Sunday, February 10, 2013




Abide in Me, by P. Guhin
"House" and "home" are powerful words and potent symbols. They represent shelter and family, as well as a receptacle for connections. They are icons of domesticity, which we typically link with traditional values and with thoughts of our relatives. A home offers privacy, relief, and comfort. It's indelibly associated with childhood, marriage, and motherhood. This is all about the transformations I perform, making artistic statements, often with humor.
altered art
The Perfect Couple

Choosing a Home
The little, dimensional houses I find in thrift shops or secondhand stores always enchant me. These small home décor items pluck at my heartstrings. Some houses are wooden, others pasteboard, still others resin. It's easy to remodel them, while ceramic houses can be very challenging. I also like actual birdhouses, and I snap them up if they're replicas of "people" houses. Old cuckoo clocks would work well, but there is a scarcity of them. Of course you can build your own little house from foam core, cardboard, or wood. Craft stores and art suppliers sell mini houses, too.
Mini house
Small figures (human and animal) to alter      
Small hand saw or other cutting tool    
construction, found objects
It's fun to match just the right head and body!
Acrylic paints and mediums
Adhesive of choice (flexible modeling paste, heavy gel medium, etc.)
Decorative and found papers
Fabrics and trim
Sandpaper, file, or rasp
Embellishments (optional)
House Beautiful
1. Cut a good-sized door in the front of the house, if necessary, or remove the front piece entirely. Sand rough edges as needed.
2. Decide: Will the finished piece be free-standing or will it hang on a wall--or both? Attach a base or a hanger to the back if you wish.
3. Decorate the inside walls and floor as you wish. Enhance the outside of the house as desired with paint, papers, fabrics, and found objects. Draw, stamp, or write on the piece, and indicate shingles, windows, shutters, bricks and more if you prefer. Be mindful of color harmony so that a pleasing scheme develops.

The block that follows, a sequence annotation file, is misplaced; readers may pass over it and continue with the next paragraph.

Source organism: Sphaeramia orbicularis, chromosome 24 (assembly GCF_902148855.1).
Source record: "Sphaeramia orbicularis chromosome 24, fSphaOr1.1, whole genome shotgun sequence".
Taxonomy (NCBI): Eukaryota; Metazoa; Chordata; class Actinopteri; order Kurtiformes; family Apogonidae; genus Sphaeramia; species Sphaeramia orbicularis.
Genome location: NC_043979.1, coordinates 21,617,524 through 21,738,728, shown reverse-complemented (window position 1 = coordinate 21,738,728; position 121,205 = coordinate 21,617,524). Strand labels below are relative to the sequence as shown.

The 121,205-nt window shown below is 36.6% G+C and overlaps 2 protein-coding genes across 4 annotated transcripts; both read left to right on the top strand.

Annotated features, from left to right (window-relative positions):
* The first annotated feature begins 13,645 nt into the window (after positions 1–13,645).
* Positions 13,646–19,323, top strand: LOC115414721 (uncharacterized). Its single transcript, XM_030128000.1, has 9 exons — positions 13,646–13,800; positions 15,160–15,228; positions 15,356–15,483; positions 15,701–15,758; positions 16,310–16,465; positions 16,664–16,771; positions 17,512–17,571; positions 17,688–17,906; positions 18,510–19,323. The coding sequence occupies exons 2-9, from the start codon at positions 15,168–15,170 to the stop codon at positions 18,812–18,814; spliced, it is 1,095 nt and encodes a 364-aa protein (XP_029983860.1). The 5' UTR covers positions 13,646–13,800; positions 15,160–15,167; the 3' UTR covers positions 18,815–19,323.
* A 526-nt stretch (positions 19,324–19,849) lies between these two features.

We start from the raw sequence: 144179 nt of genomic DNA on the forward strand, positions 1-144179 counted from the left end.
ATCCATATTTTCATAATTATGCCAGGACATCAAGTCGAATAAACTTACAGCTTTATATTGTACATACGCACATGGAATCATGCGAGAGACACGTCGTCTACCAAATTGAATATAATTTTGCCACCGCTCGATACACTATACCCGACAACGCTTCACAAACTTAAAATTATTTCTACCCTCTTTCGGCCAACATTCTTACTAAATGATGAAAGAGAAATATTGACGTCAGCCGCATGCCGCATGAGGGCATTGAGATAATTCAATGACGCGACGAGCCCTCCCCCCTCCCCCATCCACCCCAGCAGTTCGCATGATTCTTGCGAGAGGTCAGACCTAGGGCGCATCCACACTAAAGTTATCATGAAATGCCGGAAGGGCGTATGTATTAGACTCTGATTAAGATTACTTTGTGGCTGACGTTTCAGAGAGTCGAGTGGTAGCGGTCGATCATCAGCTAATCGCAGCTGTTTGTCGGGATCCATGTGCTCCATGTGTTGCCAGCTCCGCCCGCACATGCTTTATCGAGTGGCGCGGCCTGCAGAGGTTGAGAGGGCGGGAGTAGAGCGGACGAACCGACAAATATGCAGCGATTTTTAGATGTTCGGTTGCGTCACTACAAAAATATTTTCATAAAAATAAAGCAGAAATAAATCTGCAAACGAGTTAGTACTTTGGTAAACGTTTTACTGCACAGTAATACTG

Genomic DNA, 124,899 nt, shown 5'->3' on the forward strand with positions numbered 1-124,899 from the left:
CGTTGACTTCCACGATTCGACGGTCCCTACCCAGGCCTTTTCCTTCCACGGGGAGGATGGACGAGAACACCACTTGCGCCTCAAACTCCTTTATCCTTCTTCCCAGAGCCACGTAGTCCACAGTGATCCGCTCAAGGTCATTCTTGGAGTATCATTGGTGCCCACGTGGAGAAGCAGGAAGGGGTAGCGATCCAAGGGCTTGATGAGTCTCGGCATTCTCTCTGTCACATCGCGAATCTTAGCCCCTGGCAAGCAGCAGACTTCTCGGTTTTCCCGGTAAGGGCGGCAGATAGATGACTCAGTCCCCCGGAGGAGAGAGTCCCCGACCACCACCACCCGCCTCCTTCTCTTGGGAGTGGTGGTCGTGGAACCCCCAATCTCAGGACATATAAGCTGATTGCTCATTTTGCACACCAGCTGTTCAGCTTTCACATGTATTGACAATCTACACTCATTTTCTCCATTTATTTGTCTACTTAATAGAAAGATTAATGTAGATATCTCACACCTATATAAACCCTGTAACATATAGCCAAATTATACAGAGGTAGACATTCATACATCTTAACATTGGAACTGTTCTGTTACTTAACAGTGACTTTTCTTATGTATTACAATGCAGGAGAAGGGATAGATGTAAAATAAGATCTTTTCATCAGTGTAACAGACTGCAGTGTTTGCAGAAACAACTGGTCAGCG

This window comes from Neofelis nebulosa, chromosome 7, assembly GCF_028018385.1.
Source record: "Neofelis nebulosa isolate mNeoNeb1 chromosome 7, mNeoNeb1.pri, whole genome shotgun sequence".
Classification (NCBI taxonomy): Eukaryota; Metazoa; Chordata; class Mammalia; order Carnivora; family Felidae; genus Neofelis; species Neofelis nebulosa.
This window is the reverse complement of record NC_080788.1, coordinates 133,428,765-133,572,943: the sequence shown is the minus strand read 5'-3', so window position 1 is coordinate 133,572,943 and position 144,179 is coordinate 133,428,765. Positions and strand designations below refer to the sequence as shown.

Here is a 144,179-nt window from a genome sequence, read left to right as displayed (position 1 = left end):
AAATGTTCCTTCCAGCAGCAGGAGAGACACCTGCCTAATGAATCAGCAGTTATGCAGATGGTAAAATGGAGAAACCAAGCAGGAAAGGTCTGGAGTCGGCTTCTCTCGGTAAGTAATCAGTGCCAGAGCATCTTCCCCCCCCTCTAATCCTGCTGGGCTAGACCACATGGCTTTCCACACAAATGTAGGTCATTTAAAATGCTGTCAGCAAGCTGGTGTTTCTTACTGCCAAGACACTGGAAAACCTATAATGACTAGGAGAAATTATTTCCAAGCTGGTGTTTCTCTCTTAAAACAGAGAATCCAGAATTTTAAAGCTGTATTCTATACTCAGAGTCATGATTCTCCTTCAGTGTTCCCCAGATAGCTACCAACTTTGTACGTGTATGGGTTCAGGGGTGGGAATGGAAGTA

mixed media, tute, tutorial
1. Select the house you will alter before you choose figures for it, to be assured of a good fit.
2. Craft supply shops have wee dollhouse furniture, and you can sometimes find tiny chairs at thrift stores, too.
    Habitat for Human or Animal
    1. I like to acquire tiny figurines at thrift shops, especially if they're made of plastic, resin or a composition material that I can modify. Again, hard ceramic is not so easily transformed. Wedding cake toppers and small toy figures are excellent choices.
    2. Alter the figure or figures meant to "live" in the abode. Change out heads, add a hat, mask, or different ears, or place an object in a hand.
    3. Allow the adhesive you've used (to join parts) to cure thoroughly before painting it to blend in. Antique the figure with a wash of thin umber acrylic, especially if the face and clothing are much too bright for your taste. Let dry.
    4. Affix the inhabitant(s) inside or alongside the home, using a strong adhesive.
    5. Seal everything, inside and out, with a UV-protectant varnish.

    by Paula Guhin
    He's in the Doghouse Now!
    assemblage advice, tips
    There's a Fox in the Hen-house!
    create altered art
    Consider creating a neighborhood on a single base.

    I make "house plans" when I visit the secondhand shops, and then I do my "home" work!                                                                                            
    Paula Guhin


    1. This is a great idea. I have just one or two birdhouses (wooden) that look like houses and I just might give this a try.
      Thanks for the tutorial and what products you used to achieve, as I call it, "the cuteness".

    2. This looks like a fun idea--I'll be keeping my eyes open when I make my thrift store runs!


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